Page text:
Other speakers asked the commissioners how they could purport to represent the public interest while at the same time raising electricity rates for the second time since January.

“You’ve been appointed to represent the public,” said Juliette Beck of San Francisco. “If you disregard the public’s will, this is a total sham.”

PUC members have held several public hearings on the rate increase in recent days. Dozens of consumers rose at each occasion to criticize higher rates and call for public ownership of generating facilities in the state.


Lynch waited until all comments had been made yesterday before announcing that a vote would be postponed until today. She blamed the delay on “procedural issues” and said extra time was needed “so the commissioners can fully evaluate revisions.”

Outside the meeting hall, consumer activists derided the PUC for what they said was an attempt to take up the question of rate increases behind closed doors.

“They don’t have the nerve to say all this in front of a room full of people,” said TURN’s Florio.

But business leaders were hopeful that the delayed vote means their pleas for rate relief were heard by California officials.

Opposition to the rate plan has been voiced by nearly a dozen business groups, including the Small Business Association and the Agricultural Energy Consumers Association.

Carl Guardino, president of the Silicon Valley Manufacturing Group, said in an interview that commercial and industrial power users believe they were being asked to shoulder about 80 percent of the rate increase, although they account for 65 percent of statewide power usage.


“We need a rate increase,” he said. “We are willing to pay our share. But let’s make it an increase that’s fair and proportional to use.”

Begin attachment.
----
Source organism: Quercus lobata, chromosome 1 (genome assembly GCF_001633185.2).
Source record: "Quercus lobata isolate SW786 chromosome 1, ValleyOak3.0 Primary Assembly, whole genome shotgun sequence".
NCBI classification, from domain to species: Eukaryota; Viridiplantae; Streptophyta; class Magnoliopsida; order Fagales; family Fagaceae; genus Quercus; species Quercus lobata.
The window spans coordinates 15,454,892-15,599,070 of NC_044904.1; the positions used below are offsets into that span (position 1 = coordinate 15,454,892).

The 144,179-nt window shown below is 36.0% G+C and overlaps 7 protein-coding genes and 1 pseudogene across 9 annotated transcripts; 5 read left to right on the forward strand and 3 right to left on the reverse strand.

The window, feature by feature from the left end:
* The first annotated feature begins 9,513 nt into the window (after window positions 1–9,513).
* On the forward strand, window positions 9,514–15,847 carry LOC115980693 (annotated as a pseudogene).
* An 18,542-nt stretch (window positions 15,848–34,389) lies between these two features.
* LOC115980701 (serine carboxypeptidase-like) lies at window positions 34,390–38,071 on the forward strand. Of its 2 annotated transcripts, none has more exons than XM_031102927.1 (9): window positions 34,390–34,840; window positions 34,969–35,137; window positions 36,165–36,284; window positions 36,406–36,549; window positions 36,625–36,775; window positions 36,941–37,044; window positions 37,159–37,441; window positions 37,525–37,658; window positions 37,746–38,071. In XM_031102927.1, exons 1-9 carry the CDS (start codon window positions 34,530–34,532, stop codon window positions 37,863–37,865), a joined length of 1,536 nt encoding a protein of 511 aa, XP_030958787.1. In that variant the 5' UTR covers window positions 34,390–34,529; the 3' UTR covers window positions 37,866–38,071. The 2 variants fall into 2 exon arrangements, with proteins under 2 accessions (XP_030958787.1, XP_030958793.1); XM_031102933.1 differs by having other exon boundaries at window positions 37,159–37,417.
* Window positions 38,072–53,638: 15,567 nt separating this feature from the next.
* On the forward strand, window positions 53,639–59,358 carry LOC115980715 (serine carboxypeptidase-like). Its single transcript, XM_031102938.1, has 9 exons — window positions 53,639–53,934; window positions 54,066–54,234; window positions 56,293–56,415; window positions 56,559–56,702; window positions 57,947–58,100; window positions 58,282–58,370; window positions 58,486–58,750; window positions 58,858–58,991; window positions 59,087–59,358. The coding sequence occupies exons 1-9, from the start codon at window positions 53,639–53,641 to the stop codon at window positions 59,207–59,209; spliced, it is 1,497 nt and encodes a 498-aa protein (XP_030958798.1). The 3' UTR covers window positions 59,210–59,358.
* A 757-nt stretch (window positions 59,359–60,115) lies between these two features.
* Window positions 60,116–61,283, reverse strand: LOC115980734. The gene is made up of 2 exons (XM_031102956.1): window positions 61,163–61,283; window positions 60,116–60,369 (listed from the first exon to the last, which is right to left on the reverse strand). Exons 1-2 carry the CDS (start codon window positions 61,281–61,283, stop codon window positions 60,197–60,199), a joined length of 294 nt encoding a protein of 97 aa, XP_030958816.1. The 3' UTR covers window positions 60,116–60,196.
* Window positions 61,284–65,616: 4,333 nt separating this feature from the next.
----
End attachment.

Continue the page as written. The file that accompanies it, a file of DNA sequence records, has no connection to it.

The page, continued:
Harvey Rosenfield, head of the Foundation for Taxpayer and Consumer Rights in Santa Monica, scoffed at this reasoning.

“It was the large industrial users who demanded deregulation in the first place,” he said. “They should be forced to bear the burden of it, not innocent ratepayers.”

In any case, if the PUC bows to pressure for lower industrial rate increases, it will be residential customers who will make up the difference.

Steve Maviglio, a spokesman for the governor, said Davis is “adamantly opposed” to expanding the number of residential customers who would be exposed to higher rates.

Under the current plan, residential customers who can stay within 130 percent of predetermined limits — about half of all consumers — would be exempt from rate increases.

Maviglio said the governor instead would favor raising even higher the increases for residential customers if business users succeed in avoiding large-scale rate increases.

This means the average residential power bill could rise by more than 20 percent today — on top of an average 10 percent increase adopted in January.

Because of scheduling conflicts, three of the five PUC members will be forced to vote today by telephone. Only Brown and Wood are expected to be in the meeting hall.

Consumer Watchdog